By now you’ve probably heard about the extra time fiasco that went down last weekend in the Premier League’s Manchester Derby between Manchester United and Manchester City. The referee allowed the extra time to elapse well over the initial number of minutes officially given. The end result was a Michael Owen game-winner with literally no time remaining on the clock to give Manchester City a chance to score.
Many Blues fans are calling foul on the official ruling including their coach Mark Hughes.
Could a conspiracy theory be the explanation to all of this? Was Manchester United favored by the officials for personal gain? Did too much time run off the clock intentionally to give Michael Owen a better chance of making England’s roster for this summer? Should I go find an eccentric New York cab driver that looks just like Mel Gibson?
The Commish’s answer to all these questions is most definitely NO.
Perhaps officials do favor teams and perhaps they don’t. Either way the ruling of extra time clearly states that the number of minutes given is not the exact time that will remain in the game, but merely a minimum length of time awarded. In other words think of those extra minutes rewarded as basic GUIDE LINES to how the rest of the game will play out.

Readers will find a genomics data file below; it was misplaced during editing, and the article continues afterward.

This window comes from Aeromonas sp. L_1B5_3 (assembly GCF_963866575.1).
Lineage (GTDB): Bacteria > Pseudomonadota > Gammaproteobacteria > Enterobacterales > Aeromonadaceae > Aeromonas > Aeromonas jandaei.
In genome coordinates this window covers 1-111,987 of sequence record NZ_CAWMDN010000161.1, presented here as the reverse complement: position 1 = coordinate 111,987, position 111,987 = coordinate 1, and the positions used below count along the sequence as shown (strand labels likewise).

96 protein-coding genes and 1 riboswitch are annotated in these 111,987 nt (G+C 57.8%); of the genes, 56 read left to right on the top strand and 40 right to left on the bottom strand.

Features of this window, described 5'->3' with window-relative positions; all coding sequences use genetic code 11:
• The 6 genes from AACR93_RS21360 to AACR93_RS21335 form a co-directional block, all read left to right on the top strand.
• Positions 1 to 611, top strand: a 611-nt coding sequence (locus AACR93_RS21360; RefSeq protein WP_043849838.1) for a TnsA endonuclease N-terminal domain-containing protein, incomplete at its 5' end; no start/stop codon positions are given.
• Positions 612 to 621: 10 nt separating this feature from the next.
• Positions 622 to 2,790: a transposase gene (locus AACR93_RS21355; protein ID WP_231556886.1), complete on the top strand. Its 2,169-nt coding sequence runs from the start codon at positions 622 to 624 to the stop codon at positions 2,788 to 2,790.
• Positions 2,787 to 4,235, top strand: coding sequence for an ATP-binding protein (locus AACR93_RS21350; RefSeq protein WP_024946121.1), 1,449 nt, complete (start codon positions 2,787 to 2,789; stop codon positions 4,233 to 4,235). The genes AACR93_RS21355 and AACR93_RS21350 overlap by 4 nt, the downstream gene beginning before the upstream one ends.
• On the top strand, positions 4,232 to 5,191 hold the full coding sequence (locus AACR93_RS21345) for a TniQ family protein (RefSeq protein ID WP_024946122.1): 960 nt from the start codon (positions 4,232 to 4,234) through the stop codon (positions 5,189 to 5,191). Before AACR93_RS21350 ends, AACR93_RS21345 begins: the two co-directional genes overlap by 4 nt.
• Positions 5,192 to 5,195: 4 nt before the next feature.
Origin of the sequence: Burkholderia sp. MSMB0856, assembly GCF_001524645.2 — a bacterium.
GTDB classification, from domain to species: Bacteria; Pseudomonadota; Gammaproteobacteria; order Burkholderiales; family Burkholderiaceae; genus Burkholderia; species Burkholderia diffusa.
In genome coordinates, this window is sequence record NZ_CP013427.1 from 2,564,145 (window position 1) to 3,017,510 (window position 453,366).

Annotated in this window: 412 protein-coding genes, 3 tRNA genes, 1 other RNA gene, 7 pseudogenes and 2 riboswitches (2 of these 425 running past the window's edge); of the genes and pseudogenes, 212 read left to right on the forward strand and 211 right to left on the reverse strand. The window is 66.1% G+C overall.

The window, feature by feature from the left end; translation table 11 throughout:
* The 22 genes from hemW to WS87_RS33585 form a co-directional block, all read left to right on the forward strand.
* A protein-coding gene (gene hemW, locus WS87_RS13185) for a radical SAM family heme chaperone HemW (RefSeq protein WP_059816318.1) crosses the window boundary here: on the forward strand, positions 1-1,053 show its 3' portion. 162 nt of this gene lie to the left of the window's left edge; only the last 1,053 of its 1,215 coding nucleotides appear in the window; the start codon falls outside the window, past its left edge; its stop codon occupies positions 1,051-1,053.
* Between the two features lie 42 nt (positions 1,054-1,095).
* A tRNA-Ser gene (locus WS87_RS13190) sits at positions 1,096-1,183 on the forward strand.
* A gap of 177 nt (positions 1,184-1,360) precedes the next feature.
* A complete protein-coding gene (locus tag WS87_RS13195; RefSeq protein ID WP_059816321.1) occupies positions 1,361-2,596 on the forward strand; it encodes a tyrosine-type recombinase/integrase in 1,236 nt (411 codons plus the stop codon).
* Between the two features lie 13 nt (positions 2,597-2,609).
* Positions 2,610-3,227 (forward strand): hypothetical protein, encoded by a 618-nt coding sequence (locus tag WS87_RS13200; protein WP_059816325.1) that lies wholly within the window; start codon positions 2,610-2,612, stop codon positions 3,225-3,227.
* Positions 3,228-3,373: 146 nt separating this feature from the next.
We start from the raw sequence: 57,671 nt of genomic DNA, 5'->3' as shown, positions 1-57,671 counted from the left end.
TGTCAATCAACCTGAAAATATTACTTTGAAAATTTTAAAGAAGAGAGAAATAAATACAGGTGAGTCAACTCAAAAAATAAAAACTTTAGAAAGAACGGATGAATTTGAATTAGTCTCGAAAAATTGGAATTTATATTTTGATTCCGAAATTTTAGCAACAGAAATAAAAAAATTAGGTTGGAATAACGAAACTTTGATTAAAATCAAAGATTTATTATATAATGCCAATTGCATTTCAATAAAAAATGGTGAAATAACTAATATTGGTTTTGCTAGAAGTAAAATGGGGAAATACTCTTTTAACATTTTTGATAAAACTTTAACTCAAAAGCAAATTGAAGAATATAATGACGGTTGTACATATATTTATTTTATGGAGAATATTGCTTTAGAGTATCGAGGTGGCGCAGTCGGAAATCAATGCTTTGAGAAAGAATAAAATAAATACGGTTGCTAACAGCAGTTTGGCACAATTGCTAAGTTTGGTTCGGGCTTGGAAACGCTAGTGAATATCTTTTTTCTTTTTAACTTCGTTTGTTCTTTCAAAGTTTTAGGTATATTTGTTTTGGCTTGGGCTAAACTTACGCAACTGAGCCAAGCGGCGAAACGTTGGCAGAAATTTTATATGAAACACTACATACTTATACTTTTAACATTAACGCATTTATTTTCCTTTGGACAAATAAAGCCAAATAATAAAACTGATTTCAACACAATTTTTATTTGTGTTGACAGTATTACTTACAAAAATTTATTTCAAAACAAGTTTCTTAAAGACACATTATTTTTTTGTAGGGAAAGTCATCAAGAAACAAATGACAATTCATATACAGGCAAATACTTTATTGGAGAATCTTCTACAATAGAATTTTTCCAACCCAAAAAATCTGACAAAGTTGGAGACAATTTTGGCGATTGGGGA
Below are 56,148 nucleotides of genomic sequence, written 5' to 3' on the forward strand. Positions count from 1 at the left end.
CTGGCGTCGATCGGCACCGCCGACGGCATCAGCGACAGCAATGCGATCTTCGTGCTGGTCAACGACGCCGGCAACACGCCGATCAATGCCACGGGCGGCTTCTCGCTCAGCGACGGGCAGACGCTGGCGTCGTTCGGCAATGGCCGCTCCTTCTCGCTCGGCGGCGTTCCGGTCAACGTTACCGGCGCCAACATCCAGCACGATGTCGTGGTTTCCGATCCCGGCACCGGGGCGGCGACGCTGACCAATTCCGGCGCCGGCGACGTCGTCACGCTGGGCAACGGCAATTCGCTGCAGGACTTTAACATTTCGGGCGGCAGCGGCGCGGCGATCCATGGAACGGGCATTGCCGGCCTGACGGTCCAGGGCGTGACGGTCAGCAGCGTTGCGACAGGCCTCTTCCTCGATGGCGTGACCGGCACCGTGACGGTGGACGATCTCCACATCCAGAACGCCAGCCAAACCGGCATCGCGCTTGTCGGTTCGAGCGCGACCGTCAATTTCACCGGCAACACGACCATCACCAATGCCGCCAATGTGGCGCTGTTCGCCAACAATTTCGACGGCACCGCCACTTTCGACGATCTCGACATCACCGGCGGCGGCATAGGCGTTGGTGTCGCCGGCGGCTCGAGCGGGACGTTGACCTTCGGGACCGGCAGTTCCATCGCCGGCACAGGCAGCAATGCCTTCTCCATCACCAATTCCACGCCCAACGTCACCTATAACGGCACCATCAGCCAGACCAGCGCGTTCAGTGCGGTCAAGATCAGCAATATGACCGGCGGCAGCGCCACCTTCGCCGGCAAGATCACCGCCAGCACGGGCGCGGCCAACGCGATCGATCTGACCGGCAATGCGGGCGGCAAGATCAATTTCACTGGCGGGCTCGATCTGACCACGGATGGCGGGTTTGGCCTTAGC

Often if one team is controlling the ball around the other club’s net, the officials will allow the action to play it self out. If a defender steals the ball and clearly boots it past the midfield the game should be called, but if the offense is passing the ball well and setting up an attempt on goal then the refs should allow the game to play on. Blowing a developing play dead because of an imaginary amount of time in one person’s head is just plain silly. I mean it’s Peter Pan stuff.
Think this is an unfair way of looking at estimated time? Tough luck.
Because if you remember one thing the Commish hates it’s high scoring or even low scoring draws.
Oh… and also Mel Gibson.